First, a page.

I Don’t Think My Son Likes Me

MICHAEL CARTER

OKAY, FINE, GOD! I might have lied to you twice in a row now (read all about my lies and my wife’s hatred for me here). The truth is my son looks at me with his dopey, way-too-big-for-his-baby-head blue eyes with all the love in the world and then some…now. This, however, was not always the case. My little boy will be 10 months old in two days’ time and for the last 4 months, he has been gradually warming up to me as a poor and inadequate alternative to his mammy. There is no doubt dads will face many struggles in their pursuit to become the father figure they want their sons to look up to. One of the first hurdles as far as the father-son relationship is concerned is the feeling of not being able to build a bond with their baby.

I was warned of this, but I am a man after all: man big, man strong, man does not need to form an emotional attachment with his baby to feel validated! And yet again, for a second time running, I must admit I was wrong (my wife will love my admitting to being wrong). [Ed. Note: she does]. I feel like as a dad you are surplus to requirements during the first 3 months of your child’s life. Sure, you clean, cook, go to work to provide, etc. However, as far as the little dude is concerned, you might as well be a plant or a goldfish. Things get slightly different when your baby starts to engage with the surrounding environment of which, as a sentient human, you are a part. With our baby becoming more robust, more mobile, and most importantly, developing a little personality, I imagined daddy-baby quality time was just around the corner. I watched my wife captivate my son’s attention for hours at a time; I watched her tickle him into fits of uncontrollable heartmeltingly cute giggles; I watched her calm him down in seconds from a full-blown cry to a sunny smile just by holding him in her arms. It didn’t look hard, but try as I might to replicate my wife’s heroics, I could not.

We would sit in bed on a lazy Sunday morning (definitely not afternoon because who spends the whole day in bed, right? Right?!?) with my son in the best of moods. My wife, god bless her, would take advantage of this rare opportunity to have her weekly shower and leave me with the little dude seemingly happy as a clam. Ten seconds later, he would be screaming the house down. I would try the toys, try to make him laugh, play him his favourite nursery rhymes (Baby Beluga and Snowflake for these interested) and even frantically walk him up and down the bedroom, and I would get nothing, zilch, nada! My son’s scream would inevitably cut my wife’s shower short and rather predictably, his cries would cease almost immediately after being back in mammy’s arms. That was hard, but it was about to get much harder.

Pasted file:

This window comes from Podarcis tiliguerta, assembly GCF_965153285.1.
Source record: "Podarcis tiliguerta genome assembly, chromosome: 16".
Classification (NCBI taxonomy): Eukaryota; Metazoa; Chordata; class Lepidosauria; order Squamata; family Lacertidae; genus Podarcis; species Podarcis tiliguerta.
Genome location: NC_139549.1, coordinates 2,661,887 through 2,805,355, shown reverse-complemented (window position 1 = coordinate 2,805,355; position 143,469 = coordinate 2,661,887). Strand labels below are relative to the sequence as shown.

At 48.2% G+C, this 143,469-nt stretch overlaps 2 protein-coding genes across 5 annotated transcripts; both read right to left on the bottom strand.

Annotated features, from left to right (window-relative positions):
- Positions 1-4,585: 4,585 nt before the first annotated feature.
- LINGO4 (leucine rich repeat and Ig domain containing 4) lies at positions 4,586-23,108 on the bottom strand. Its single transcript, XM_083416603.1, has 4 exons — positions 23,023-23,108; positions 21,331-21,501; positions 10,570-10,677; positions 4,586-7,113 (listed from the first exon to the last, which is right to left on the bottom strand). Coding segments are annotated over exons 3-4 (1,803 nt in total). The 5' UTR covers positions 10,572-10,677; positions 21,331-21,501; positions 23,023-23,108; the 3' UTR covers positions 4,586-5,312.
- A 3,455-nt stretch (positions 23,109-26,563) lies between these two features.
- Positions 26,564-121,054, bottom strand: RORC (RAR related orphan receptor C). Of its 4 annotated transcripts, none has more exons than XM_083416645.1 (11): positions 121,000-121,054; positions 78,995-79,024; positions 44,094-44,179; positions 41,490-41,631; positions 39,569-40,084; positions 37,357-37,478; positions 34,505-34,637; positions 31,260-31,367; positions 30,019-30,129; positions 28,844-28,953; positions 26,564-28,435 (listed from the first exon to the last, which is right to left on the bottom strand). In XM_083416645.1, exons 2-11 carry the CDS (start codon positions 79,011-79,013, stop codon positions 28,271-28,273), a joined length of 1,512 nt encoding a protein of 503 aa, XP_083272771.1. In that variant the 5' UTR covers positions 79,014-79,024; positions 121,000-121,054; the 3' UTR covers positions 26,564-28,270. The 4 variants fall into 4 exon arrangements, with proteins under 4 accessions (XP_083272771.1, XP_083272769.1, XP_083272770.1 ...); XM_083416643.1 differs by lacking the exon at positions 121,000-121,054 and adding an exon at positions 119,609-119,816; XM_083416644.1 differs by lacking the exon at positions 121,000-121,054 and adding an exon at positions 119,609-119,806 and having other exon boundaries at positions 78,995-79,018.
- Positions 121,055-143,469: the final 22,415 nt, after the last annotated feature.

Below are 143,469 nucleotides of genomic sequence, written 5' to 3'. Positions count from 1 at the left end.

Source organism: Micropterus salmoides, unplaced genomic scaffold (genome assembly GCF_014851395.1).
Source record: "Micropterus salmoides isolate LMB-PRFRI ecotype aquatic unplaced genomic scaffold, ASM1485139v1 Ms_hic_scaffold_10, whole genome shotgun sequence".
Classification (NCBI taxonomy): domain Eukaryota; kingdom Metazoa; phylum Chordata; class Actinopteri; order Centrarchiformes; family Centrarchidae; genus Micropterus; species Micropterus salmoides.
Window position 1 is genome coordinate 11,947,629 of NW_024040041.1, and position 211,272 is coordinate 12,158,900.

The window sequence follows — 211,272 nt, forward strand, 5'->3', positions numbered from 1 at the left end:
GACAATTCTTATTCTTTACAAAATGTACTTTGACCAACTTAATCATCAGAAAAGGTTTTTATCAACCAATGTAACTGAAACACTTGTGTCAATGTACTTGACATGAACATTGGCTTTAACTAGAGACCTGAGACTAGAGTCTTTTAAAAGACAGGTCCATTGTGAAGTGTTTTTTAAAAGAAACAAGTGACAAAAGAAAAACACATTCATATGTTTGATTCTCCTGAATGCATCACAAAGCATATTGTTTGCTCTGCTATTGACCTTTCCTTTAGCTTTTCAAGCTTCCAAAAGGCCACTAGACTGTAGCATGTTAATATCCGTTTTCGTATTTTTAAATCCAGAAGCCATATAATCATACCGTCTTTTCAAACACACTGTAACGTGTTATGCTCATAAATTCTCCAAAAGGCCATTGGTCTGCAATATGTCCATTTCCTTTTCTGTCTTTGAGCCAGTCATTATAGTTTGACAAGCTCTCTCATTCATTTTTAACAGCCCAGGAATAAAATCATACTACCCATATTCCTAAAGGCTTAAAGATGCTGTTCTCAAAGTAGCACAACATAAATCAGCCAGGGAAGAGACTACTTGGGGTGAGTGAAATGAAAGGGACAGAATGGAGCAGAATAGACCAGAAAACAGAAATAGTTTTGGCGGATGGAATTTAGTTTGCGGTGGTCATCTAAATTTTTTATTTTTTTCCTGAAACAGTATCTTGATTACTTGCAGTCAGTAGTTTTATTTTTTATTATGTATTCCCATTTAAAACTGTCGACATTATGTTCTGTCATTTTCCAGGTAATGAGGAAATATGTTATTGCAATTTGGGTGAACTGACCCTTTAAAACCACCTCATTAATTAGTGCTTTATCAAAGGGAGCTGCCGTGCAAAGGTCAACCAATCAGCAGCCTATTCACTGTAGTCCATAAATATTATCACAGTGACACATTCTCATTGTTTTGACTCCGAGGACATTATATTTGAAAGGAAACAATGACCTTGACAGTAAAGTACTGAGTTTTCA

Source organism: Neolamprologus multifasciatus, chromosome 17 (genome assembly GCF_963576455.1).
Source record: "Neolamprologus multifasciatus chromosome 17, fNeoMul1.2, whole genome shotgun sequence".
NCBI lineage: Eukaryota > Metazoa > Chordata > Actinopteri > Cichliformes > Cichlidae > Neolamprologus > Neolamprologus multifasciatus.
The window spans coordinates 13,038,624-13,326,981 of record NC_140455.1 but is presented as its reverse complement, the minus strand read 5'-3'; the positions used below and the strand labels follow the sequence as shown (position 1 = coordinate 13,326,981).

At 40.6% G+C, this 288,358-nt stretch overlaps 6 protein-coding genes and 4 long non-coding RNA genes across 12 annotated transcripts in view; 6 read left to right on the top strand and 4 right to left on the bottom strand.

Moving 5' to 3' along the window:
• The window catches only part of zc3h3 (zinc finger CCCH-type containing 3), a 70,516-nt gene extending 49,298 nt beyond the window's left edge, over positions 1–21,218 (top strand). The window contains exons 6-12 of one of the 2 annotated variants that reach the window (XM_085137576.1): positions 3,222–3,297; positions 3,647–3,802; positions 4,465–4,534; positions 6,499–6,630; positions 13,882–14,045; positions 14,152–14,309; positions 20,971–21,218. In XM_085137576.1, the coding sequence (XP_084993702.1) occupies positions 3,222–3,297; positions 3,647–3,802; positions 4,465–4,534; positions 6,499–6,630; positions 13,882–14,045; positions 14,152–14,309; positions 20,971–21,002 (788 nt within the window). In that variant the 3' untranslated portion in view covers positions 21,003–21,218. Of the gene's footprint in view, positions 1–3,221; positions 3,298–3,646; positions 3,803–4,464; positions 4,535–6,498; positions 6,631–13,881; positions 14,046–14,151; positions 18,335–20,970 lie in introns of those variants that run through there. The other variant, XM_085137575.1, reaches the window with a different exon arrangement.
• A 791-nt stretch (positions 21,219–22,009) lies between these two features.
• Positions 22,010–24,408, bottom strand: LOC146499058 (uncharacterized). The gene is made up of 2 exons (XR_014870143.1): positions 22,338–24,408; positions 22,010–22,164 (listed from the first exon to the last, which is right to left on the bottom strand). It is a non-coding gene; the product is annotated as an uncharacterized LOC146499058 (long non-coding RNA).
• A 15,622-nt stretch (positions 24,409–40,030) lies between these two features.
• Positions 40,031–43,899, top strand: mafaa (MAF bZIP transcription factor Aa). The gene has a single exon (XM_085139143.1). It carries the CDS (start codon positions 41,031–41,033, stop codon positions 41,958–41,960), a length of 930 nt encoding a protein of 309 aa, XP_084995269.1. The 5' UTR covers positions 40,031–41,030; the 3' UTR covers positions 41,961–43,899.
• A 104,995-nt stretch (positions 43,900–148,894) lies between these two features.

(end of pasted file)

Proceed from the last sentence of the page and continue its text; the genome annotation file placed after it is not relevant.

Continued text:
Due to complicated legislation concerning driver’s licenses, my American wife had to re-take her driving test in the UK (where we currently live). This meant she had to take lessons in order to get accustomed with the local rules of the road, and I had to mind the baby while she took them. The lessons were 1 to 2 hours long, which meant I had to stomach 1-2 hours of my son’s screams and cries whilst he simultaneously refused to be held by me and amplified his tantrums tenfold when put down. All of this was done whilst listening to Baby Beluga over and over and over again.(The magic that is Snowflake was discovered later on.)  It was soul crushing; it felt like my son hated me. He was most certainly letting me know what he thought of spending any length of time with his dad. Obviously, yet again, the minute my wife got her hands on him, he would stop at a drop of a hat and smile at me over her shoulder as if to prove some twisted point to me. I felt insufficient and a failure.

Now, some 4 months down the line, things have changed. Trust me on this, lads: there is a light at the end of this screaming tunnel. As I sit here writing this piece, my wife is busy doing some college work (she is getting a PhD, don’t you know? #humblebrag #proudhusband) and my son is gleefully attempting to climb DadIMG_9361dy Mountain (I am the mountain). I can now be left alone with him and we quite happily spend a few hours playing with toys and doing the airplane. Most importantly, however, when I tickle him, he laughs; he laughs just with me and he laughs just for me, his dad. It’s obvious that a baby is going to develop a strong bond with its mammy; aside from carrying the baby for 9 months, she is the sole provider of food and comfort early on – you don’t need me to explain this to you. But dads, trust me on this one: somewhere between 6 and 9 months, you will get your moments in the sun and they will become more and more frequent as time passes. Just in case you don’t believe me, please find a picture of my baby bat burrito son taken after one of our showers, which we take together now because we are crusty hippies! Doesn’t he look happy to have his daddy?!?

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Michael Carter is a tall, strapping archaeologist, with a flair for cooking, a green thumb, a great beard, and an adorable infant son who is looking more and more like his mother every day. His wife definitely did not write this bio.

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